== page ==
As for the blog, I have decided that I will offer nutritional data on each recipe and let you decide how you use that information.  I will slowly be updating my old posts as well.  I will continue to use this nutritional data to calculate the old points.  Feel free to use the new Points Plus system, or track your calories, or do nothing at all.  Whatever suits you best. 

Thursday, December 9, 2010

Sweet Potato, Corn and Black Bean Hash

I originally tried this recipe last winter and loved it.  It has the perfect balance of the creamy sweetness from the sweet potatoes, and the smoky and spicy adobo sauce, and the tangy zip of lime juice.  It's excellent to feed any vegetarians you might have running around the house.  Or how about instituting one meal a week where you eat a vegetarian meal in order to save on the household grocery budget?  This dish is the perfect one to try and win the family over on that idea. 

I served this on a bed of torn baby spinach leaves, extra lime wedges to squeeze over everything, and a dollop of light sour cream on top.  Fantastic! There's really not much more to say about this, other than that it's delicious and healthy.  Life doesn't get much better than that.  On to the recipe!

Wednesday, December 1, 2010

Pumpkin Pasta with Sausage, Spinach, and Sage

I am a Food Network fanatic.  You're not surpised? Huh.  Well, I know all of the stars on a first name basis.  We're all very tight.  Rachael Ray and I especially go a long way back.  Years ago, when I was living in Los Angeles, her show was on during the time that I would make dinner, so Rach and I cooked together.  We'd chop, stir, and saute together.  It was a wonderful friendship.  Although, to be honest, I have not even ONCE managed to make one of her dishes in 30 minutes.  Go figure. 

One of my all-time favorite pasta dishes is her Pasta with Sausage and Wild Mushroom, from her book 365: No Repeats.  (It's a follow-the-recipe-to-the-letter kind of good.)  I usually make it sometime between Thanksgiving and Christmas, sort of as a splurge dish.  It's rich, creamy, and amazing.  So when I saw that my one of my favorite bloggers, Roni Noone, recently posted a lightened up version of the dish on her website, I heard the heavens open up and the angels sing!  OK, maybe not.  But I knew I would be trying it.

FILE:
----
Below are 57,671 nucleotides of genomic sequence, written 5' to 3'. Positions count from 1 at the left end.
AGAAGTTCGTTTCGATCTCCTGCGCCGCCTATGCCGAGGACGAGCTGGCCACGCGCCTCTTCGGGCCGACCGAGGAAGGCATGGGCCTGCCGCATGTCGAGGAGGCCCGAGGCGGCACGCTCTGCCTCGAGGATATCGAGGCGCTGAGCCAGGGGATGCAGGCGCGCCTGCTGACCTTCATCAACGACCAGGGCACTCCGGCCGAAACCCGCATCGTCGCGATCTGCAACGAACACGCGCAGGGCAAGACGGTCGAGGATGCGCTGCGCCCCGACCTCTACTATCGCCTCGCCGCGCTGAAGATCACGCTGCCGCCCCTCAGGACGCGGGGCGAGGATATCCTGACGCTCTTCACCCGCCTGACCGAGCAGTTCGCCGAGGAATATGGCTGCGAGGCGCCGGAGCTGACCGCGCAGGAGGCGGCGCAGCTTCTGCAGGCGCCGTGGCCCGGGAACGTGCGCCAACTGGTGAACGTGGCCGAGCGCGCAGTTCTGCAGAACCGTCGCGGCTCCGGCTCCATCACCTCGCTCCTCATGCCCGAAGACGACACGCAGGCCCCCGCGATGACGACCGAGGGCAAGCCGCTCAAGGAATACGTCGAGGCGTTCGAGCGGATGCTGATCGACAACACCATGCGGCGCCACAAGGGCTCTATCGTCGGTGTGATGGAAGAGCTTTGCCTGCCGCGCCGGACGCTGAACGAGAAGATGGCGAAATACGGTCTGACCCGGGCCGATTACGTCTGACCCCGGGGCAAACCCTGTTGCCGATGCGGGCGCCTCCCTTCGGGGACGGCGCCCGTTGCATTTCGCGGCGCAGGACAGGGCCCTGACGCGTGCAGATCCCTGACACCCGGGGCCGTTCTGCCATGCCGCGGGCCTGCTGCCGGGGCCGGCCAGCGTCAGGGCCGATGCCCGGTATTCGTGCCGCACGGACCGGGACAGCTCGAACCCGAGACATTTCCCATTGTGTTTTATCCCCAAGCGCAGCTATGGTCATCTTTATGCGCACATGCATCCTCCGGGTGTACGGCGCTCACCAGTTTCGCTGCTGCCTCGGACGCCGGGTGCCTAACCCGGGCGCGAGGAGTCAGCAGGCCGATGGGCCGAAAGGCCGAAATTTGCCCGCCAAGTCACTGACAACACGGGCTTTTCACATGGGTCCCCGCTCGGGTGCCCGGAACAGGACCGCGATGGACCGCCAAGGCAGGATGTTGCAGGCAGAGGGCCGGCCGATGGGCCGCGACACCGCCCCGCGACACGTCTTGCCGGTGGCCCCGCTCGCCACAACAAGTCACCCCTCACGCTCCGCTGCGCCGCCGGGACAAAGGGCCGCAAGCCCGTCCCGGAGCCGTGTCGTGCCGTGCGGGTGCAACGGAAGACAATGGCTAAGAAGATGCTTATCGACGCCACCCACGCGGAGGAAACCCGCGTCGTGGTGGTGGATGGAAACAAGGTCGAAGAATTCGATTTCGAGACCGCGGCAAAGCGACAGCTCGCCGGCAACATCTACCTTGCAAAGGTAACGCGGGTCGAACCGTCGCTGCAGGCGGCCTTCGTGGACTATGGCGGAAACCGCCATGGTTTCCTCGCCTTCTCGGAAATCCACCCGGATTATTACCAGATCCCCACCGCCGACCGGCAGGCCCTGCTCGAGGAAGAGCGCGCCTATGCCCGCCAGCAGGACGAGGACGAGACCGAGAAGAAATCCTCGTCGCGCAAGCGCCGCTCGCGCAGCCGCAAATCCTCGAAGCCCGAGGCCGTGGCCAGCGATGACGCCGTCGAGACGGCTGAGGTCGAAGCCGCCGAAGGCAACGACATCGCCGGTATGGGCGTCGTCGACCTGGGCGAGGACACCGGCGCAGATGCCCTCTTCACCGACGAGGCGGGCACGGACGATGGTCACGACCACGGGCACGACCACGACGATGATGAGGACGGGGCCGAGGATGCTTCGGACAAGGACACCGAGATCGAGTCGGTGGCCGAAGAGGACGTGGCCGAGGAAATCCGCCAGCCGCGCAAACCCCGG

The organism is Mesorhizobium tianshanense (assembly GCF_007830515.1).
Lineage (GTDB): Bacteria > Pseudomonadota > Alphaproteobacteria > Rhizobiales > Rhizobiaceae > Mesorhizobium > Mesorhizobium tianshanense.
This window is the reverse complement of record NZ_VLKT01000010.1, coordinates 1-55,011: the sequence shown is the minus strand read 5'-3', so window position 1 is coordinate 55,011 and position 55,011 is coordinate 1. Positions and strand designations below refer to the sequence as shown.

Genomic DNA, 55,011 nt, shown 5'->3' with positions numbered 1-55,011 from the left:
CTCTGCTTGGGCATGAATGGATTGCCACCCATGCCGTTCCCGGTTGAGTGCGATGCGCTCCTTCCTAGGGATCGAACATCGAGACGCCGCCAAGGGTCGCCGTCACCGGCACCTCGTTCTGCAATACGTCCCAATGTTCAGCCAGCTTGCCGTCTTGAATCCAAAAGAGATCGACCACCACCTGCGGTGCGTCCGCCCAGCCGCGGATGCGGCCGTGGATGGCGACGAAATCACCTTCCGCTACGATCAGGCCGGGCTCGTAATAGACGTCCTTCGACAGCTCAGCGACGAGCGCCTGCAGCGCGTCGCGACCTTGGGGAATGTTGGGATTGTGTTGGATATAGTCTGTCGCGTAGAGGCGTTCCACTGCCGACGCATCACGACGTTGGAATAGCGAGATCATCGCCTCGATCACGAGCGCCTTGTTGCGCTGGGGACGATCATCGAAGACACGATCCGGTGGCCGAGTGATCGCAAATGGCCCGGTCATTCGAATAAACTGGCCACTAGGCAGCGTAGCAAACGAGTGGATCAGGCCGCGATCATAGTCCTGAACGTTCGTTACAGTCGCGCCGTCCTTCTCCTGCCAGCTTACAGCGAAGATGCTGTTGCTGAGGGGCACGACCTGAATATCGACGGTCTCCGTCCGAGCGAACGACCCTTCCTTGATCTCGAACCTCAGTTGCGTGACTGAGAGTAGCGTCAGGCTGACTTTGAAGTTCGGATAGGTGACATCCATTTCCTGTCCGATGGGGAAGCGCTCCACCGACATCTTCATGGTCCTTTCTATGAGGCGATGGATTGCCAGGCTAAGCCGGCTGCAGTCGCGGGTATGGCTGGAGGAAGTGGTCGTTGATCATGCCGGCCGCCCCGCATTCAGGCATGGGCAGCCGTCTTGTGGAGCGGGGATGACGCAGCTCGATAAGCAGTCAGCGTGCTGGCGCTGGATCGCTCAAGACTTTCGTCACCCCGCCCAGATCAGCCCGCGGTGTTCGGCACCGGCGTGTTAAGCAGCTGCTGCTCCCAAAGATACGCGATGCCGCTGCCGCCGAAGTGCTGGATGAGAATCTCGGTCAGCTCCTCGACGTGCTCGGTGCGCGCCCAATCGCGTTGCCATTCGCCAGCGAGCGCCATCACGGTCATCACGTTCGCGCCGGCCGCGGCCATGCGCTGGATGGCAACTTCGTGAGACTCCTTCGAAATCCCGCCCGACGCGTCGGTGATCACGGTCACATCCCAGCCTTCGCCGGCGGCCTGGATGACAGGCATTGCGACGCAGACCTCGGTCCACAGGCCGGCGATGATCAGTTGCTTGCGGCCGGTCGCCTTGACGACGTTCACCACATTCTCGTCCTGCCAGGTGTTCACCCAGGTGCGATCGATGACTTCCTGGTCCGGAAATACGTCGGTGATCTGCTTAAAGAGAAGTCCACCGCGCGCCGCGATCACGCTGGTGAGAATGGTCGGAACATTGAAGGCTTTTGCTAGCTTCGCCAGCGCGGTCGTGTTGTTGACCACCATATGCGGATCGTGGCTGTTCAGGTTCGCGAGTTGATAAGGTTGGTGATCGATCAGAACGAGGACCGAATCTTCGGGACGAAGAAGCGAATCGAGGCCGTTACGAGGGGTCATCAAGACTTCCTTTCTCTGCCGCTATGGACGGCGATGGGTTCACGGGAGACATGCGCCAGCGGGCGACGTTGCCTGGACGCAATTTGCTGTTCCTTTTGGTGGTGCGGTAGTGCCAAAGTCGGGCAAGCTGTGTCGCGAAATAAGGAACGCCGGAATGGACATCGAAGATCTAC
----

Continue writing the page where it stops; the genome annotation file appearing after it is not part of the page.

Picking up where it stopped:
Of course, being true to myself, I fiddled with Roni's recipe, making it a little bit more aligned with Rachael's recipe.  And I added a few things to suit my own taste.  First, I used fresh sage, rather than the ground sage Roni suggested, because the knew how much of a flavor punch it adds.  It's woodsy and earthy and delicious.  However, if you want to make this dish tonight, go right ahead and use dried sage.  No harm done.  Secondly, I added celery.  I wanted to bulk up the veggie content of the dish, and searched my fridge for something mild and unassuming.  Celery jumped right out at me.  It's adds a mild herbal-ness, that almost turns sweet when it's cooked.  It was the perfect addition. 

ABOUT THE GREEK YOGURT:  Instead of the heavy cream that Rachael uses, Roni substituted non-fat greek yogurt.  But alas, I had only plain non-fat yogurt, not greek style, in my fridge.  My version turned out well enough.  However, greek yogurt is thicker than regular yogurt.  I have a hunch that if you use greek yogurt, you might end up with a more velvety, creamy sauce.  It's just a hunch though.

Monday, November 22, 2010

Broccoli Casserole

This dish has replaced the much beloved green bean casserole on my family's holiday table.  It is super easy to prepare, cheesy and gooey to eat, and versatile, in that you can cook it in the oven or the crockpot.  Since the oven at my house is BEYOND tiny, that's an added bonus.  My mom got this recipe from a coworker.  All I can say is: God bless that coworker!